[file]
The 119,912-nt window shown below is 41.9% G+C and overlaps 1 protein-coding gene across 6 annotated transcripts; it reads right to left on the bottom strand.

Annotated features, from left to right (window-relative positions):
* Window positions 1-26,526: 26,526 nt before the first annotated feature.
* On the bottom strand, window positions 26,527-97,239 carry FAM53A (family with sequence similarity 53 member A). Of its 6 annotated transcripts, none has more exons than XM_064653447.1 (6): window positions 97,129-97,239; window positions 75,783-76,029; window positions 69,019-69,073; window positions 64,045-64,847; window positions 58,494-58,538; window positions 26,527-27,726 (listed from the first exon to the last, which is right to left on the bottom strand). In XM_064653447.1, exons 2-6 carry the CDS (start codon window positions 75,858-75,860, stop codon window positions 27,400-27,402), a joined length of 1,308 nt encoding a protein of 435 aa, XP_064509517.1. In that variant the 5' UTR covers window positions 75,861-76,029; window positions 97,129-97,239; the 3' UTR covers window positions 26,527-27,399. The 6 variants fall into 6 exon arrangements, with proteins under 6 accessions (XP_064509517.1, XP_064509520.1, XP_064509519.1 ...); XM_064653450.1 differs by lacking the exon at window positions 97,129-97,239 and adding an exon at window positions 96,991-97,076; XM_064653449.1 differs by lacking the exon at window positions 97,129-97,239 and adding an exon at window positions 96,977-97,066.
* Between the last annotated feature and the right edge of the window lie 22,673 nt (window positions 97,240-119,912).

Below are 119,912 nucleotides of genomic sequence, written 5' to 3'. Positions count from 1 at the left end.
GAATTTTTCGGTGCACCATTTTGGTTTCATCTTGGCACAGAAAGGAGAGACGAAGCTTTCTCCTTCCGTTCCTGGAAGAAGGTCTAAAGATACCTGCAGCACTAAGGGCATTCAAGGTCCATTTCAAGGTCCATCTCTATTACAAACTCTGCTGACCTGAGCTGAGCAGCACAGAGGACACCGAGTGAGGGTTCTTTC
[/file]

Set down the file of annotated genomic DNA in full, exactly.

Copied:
The 119,912-nt window shown below is 41.9% G+C and overlaps 1 protein-coding gene across 6 annotated transcripts; it reads right to left on the bottom strand.

Annotated features, from left to right (window-relative positions):
* Window positions 1-26,526: 26,526 nt before the first annotated feature.
* On the bottom strand, window positions 26,527-97,239 carry FAM53A (family with sequence similarity 53 member A). Of its 6 annotated transcripts, none has more exons than XM_064653447.1 (6): window positions 97,129-97,239; window positions 75,783-76,029; window positions 69,019-69,073; window positions 64,045-64,847; window positions 58,494-58,538; window positions 26,527-27,726 (listed from the first exon to the last, which is right to left on the bottom strand). In XM_064653447.1, exons 2-6 carry the CDS (start codon window positions 75,858-75,860, stop codon window positions 27,400-27,402), a joined length of 1,308 nt encoding a protein of 435 aa, XP_064509517.1. In that variant the 5' UTR covers window positions 75,861-76,029; window positions 97,129-97,239; the 3' UTR covers window positions 26,527-27,399. The 6 variants fall into 6 exon arrangements, with proteins under 6 accessions (XP_064509517.1, XP_064509520.1, XP_064509519.1 ...); XM_064653450.1 differs by lacking the exon at window positions 97,129-97,239 and adding an exon at window positions 96,991-97,076; XM_064653449.1 differs by lacking the exon at window positions 97,129-97,239 and adding an exon at window positions 96,977-97,066.
* Between the last annotated feature and the right edge of the window lie 22,673 nt (window positions 97,240-119,912).

Below are 119,912 nucleotides of genomic sequence, written 5' to 3'. Positions count from 1 at the left end.
GAATTTTTCGGTGCACCATTTTGGTTTCATCTTGGCACAGAAAGGAGAGACGAAGCTTTCTCCTTCCGTTCCTGGAAGAAGGTCTAAAGATACCTGCAGCACTAAGGGCATTCAAGGTCCATTTCAAGGTCCATCTCTATTACAAACTCTGCTGACCTGAGCTGAGCAGCACAGAGGACACCGAGTGAGGGTTCTTTC